In a typical personal injury case, a jury is tasked with deciding whether the defendant was negligent, whether the defendant's negligence caused the plaintiff's injury or injuries, and the amount of damages.
     
    As part of this process, juries judge the facts. They determine the credibility of the witnesses and the weight of the evidence. After the jury is presented with all of the evidence, they adjourn to a jury room where they discuss, amongst themselves, what the outcome of the case will be. 

  • Who pays for out-of-pocket expenses while my case is pending?

    Out-of-pocket expenses are your responsibility. Attorneys are prohibited from paying for certain client expenses such as utility bills, rent or mortgage, and other non-case-related expenses. If you have absolutely no money, there are companies that offer loans to individuals who have cases pending in litigation, but we do not encourage our clients to take out these loans.

    In the unusual event a claim results in no recovery whatsoever, it is still your responsibility to repay the money advanced by the firm that it advanced toward your claim. This is required under Rule 1.8 of the Virginia Rules of Professional Conduct (all lawyers must follow these rules).

     

  • An insurance adjuster offered to settle and they said that I do not need an attorney. What should I do?

    Talk to a lawyer. It won't cost you anything to speak to an attorney about your case and what the adjuster is offering as a settlement. You may discover that the adjuster is trying to get you to agree to a lowball offer. Remember, the adjuster works for the insurance company; they are not on your side. 

  • Do I really need to hire a lawyer to settle my case?

    It depends on the facts of your potential case. To be honest, some people may not need a lawyer. If you or your loved one was hurt, but the injury wasn't catastrophic, you're able to return to work and there's no permanent affect from the accident, then you could probably deal with the insurance adjuster on your own. Our firm focuses on catastrophic, life-altering physical injuries where someone likely suffered extensive damages. This is because an insurance adjuster is more likely to drag their feet and attempt to minimize the exposure of the insurance company to a large claim. This is the situation where an experienced North Carolina personal injury attorney is most useful to you and your loved ones.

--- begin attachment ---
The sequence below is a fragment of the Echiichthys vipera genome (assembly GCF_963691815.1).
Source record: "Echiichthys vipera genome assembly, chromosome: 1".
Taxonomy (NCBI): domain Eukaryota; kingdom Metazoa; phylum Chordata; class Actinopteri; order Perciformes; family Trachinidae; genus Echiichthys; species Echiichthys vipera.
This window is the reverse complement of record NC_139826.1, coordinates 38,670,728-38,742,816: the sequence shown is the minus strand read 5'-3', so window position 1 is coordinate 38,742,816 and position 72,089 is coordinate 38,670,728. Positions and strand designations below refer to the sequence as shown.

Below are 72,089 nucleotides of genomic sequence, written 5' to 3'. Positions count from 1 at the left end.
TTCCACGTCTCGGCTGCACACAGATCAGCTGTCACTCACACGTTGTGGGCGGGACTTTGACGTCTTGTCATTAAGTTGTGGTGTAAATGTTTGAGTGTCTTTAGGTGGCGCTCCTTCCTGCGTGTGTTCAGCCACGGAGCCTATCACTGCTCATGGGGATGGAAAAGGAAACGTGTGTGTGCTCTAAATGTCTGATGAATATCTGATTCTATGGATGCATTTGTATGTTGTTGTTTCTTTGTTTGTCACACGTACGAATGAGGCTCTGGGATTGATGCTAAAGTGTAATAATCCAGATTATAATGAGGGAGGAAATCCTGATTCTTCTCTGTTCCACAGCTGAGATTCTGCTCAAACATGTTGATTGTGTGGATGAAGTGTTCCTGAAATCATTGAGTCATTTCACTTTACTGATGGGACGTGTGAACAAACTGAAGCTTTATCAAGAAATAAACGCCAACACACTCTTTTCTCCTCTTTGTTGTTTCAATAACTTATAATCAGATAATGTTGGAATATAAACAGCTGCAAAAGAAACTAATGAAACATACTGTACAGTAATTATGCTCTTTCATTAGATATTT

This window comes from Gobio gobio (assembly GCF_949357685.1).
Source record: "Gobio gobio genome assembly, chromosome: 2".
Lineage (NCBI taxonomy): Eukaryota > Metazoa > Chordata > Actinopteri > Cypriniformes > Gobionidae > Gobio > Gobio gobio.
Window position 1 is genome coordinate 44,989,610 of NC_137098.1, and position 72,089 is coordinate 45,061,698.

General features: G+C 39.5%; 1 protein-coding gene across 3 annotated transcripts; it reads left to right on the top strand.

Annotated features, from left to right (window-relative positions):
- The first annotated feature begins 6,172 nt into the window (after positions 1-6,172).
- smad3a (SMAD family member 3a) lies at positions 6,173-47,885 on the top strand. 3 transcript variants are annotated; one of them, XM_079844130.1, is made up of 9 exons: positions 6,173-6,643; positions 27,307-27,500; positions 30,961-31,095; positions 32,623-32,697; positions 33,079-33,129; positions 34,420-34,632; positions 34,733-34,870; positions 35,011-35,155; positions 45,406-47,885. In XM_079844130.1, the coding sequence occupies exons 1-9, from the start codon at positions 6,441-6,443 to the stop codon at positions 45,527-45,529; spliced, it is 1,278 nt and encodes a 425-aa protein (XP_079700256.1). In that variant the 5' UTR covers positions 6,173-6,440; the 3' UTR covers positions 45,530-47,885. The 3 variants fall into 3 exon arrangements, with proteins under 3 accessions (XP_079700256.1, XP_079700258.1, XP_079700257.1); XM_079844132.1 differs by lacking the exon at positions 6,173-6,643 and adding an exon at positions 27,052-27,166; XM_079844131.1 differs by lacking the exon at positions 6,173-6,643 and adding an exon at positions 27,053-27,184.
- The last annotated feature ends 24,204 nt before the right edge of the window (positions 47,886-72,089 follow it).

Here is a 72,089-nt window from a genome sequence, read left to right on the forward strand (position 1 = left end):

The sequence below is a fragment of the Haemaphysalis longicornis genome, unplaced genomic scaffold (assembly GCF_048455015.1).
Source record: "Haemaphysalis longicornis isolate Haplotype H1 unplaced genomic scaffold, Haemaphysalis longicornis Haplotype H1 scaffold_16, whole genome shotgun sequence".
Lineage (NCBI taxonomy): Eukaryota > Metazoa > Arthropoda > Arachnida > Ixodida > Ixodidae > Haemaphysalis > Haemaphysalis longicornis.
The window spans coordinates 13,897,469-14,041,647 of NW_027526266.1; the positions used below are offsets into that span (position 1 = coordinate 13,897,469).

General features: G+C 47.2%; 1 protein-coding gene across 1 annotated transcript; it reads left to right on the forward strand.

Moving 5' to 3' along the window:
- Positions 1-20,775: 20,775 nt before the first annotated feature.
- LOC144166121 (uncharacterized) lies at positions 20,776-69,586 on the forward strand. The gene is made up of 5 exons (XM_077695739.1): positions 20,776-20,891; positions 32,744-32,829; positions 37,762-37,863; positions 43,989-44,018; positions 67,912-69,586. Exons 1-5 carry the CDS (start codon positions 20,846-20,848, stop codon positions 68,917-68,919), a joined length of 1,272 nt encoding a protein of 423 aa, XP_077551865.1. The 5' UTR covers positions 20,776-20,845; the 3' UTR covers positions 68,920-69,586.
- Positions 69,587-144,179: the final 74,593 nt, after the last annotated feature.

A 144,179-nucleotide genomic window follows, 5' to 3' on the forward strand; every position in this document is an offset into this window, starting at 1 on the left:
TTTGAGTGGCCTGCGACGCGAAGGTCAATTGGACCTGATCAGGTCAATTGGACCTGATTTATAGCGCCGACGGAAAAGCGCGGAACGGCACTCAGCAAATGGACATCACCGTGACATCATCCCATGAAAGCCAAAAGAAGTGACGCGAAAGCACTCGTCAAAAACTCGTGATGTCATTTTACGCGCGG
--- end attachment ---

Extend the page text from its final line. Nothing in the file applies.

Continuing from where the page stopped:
• How much does it cost to talk to an attorney at your firm?

    Absolutely nothing. You do not need to pay a big retainer or an hourly fee to speak with one of our attorneys about your potential case. Our firm provides no-cost, confidential consultations. Another distinguishing aspect to our consultations is that you'll speak to an actual lawyer. At some firms, you'll only get to talk to a Legal Assistant and never actually communicate with a lawyer. Our firm does it different. When you call our office or fill out a quick contact form, an actual attorney will respond within hours.

  • Can an individual with a traumatic brain injury be required to undergo an examination by an employer to whom they are applying for a job?

    Not until the individual has been offered employment.  Once a job has been offered, an individual may be required to undergo a medical examination if it is job related and relates to the activities of the business.

  • Are people with traumatic brain injuries required to disclose their disabilities to employers to whom they are applying for a job or with whom they have a job?

    Employees only need to disclose a disability if they need an accommodation to perform an essential function of their job.  Applicants don’t have to disclose a disability on an application or in an interview unless they need accommodation to assist them in the application or the interview.